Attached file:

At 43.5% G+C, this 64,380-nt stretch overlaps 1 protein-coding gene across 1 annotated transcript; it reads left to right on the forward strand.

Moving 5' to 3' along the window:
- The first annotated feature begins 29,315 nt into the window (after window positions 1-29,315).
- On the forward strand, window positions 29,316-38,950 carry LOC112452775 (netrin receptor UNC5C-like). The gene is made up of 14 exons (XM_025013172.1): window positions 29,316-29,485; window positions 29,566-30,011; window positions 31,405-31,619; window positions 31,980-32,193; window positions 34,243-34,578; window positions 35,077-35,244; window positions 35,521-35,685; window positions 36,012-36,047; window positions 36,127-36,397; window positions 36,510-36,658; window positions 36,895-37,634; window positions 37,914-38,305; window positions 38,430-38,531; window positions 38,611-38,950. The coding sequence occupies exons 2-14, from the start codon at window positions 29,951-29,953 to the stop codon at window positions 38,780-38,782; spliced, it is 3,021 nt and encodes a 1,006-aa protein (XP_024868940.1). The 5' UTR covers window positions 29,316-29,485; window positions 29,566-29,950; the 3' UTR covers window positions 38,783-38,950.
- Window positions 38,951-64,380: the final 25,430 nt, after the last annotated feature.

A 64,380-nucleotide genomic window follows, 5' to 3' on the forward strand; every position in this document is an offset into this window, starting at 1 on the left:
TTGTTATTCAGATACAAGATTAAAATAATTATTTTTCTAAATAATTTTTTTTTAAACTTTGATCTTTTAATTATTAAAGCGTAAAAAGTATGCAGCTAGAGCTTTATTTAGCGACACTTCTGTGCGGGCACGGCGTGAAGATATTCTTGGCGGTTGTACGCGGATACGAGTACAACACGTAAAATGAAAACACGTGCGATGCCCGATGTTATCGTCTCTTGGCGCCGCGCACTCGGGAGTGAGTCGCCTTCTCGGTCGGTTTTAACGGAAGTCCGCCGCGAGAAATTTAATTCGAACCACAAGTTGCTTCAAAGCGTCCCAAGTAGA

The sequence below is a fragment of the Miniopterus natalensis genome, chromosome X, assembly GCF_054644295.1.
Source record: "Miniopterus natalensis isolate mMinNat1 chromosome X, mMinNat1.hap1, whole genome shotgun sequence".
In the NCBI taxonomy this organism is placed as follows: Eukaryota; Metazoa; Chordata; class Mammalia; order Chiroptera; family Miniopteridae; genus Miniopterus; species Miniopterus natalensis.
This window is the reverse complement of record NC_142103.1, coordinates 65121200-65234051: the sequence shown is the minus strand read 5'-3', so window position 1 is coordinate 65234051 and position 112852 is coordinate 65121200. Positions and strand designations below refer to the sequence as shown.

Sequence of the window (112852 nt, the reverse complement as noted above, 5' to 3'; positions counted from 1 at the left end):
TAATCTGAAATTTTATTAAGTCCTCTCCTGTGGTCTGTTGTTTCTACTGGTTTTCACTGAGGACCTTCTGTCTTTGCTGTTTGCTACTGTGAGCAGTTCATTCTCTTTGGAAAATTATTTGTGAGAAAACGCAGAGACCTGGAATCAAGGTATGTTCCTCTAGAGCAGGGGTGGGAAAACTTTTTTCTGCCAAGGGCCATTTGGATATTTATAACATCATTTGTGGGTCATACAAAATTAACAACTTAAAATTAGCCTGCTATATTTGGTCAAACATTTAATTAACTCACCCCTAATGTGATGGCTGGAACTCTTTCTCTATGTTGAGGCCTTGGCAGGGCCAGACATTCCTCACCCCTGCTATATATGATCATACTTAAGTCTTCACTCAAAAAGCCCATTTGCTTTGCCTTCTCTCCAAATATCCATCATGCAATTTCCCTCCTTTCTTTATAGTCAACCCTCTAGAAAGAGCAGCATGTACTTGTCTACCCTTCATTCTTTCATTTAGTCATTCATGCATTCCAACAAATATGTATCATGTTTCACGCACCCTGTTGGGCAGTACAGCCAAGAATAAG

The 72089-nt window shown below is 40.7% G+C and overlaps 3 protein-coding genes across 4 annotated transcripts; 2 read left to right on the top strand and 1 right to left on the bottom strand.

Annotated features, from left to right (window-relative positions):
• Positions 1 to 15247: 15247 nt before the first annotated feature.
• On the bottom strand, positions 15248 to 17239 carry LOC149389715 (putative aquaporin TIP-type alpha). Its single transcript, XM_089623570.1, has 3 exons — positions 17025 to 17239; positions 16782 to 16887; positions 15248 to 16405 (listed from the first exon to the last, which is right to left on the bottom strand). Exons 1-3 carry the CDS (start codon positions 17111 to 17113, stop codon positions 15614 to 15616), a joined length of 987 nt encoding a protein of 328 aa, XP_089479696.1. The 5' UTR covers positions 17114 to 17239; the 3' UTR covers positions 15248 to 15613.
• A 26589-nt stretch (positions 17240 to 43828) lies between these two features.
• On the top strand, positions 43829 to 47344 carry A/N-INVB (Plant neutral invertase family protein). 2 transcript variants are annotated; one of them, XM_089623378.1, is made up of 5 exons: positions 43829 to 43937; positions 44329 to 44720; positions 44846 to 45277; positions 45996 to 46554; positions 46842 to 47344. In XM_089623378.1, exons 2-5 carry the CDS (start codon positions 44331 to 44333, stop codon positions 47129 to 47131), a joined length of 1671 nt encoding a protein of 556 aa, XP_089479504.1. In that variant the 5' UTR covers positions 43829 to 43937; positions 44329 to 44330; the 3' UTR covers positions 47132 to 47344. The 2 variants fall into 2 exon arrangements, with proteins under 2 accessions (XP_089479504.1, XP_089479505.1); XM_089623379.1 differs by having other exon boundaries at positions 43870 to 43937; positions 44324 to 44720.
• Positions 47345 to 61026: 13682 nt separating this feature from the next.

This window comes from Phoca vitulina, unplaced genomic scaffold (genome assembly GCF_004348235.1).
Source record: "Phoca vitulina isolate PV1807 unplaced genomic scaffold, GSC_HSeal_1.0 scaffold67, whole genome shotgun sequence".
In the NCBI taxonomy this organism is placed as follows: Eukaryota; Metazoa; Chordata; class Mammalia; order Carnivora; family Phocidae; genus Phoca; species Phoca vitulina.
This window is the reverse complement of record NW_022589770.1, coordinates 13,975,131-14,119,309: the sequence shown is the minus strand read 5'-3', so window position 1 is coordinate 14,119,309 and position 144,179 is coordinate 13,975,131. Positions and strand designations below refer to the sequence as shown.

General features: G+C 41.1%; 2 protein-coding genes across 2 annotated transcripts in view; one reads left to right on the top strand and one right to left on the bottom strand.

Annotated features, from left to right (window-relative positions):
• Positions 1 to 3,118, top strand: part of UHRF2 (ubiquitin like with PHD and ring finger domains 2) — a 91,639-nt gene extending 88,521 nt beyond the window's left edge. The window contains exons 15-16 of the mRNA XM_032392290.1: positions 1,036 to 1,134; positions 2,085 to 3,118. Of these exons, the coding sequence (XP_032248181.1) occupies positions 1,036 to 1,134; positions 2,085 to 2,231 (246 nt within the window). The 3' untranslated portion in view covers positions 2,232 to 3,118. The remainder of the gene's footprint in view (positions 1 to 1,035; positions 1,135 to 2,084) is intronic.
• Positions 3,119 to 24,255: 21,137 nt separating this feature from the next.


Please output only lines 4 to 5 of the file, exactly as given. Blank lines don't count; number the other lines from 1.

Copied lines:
- On the forward strand, window positions 29,316-38,950 carry LOC112452775 (netrin receptor UNC5C-like). The gene is made up of 14 exons (XM_025013172.1): window positions 29,316-29,485; window positions 29,566-30,011; window positions 31,405-31,619; window positions 31,980-32,193; window positions 34,243-34,578; window positions 35,077-35,244; window positions 35,521-35,685; window positions 36,012-36,047; window positions 36,127-36,397; window positions 36,510-36,658; window positions 36,895-37,634; window positions 37,914-38,305; window positions 38,430-38,531; window positions 38,611-38,950. The coding sequence occupies exons 2-14, from the start codon at window positions 29,951-29,953 to the stop codon at window positions 38,780-38,782; spliced, it is 3,021 nt and encodes a 1,006-aa protein (XP_024868940.1). The 5' UTR covers window positions 29,316-29,485; window positions 29,566-29,950; the 3' UTR covers window positions 38,783-38,950.
- Window positions 38,951-64,380: the final 25,430 nt, after the last annotated feature.